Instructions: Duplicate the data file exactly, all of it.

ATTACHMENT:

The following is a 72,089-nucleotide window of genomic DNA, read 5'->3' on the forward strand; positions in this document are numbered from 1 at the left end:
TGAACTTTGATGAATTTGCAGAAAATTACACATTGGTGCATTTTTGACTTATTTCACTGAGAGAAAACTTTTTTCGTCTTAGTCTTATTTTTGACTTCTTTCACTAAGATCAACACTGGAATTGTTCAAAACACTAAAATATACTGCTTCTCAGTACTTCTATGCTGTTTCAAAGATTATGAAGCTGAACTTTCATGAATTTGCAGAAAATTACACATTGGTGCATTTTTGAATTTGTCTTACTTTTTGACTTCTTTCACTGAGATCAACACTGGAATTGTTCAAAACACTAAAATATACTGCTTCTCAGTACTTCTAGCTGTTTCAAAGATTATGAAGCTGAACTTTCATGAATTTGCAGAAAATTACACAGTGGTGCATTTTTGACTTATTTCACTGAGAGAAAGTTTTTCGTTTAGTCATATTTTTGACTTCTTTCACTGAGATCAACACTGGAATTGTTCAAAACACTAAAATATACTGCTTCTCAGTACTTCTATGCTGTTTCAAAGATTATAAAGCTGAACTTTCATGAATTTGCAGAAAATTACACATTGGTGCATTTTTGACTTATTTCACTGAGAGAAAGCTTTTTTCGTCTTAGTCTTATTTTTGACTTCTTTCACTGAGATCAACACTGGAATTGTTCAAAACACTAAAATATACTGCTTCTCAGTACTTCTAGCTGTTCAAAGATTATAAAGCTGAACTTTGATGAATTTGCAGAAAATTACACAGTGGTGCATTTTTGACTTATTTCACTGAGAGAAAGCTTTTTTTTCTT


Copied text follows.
The following is a 72,089-nucleotide window of genomic DNA, read 5'->3' on the forward strand; positions in this document are numbered from 1 at the left end:
TGAACTTTGATGAATTTGCAGAAAATTACACATTGGTGCATTTTTGACTTATTTCACTGAGAGAAAACTTTTTTCGTCTTAGTCTTATTTTTGACTTCTTTCACTAAGATCAACACTGGAATTGTTCAAAACACTAAAATATACTGCTTCTCAGTACTTCTATGCTGTTTCAAAGATTATGAAGCTGAACTTTCATGAATTTGCAGAAAATTACACATTGGTGCATTTTTGAATTTGTCTTACTTTTTGACTTCTTTCACTGAGATCAACACTGGAATTGTTCAAAACACTAAAATATACTGCTTCTCAGTACTTCTAGCTGTTTCAAAGATTATGAAGCTGAACTTTCATGAATTTGCAGAAAATTACACAGTGGTGCATTTTTGACTTATTTCACTGAGAGAAAGTTTTTCGTTTAGTCATATTTTTGACTTCTTTCACTGAGATCAACACTGGAATTGTTCAAAACACTAAAATATACTGCTTCTCAGTACTTCTATGCTGTTTCAAAGATTATAAAGCTGAACTTTCATGAATTTGCAGAAAATTACACATTGGTGCATTTTTGACTTATTTCACTGAGAGAAAGCTTTTTTCGTCTTAGTCTTATTTTTGACTTCTTTCACTGAGATCAACACTGGAATTGTTCAAAACACTAAAATATACTGCTTCTCAGTACTTCTAGCTGTTCAAAGATTATAAAGCTGAACTTTGATGAATTTGCAGAAAATTACACAGTGGTGCATTTTTGACTTATTTCACTGAGAGAAAGCTTTTTTTTCTT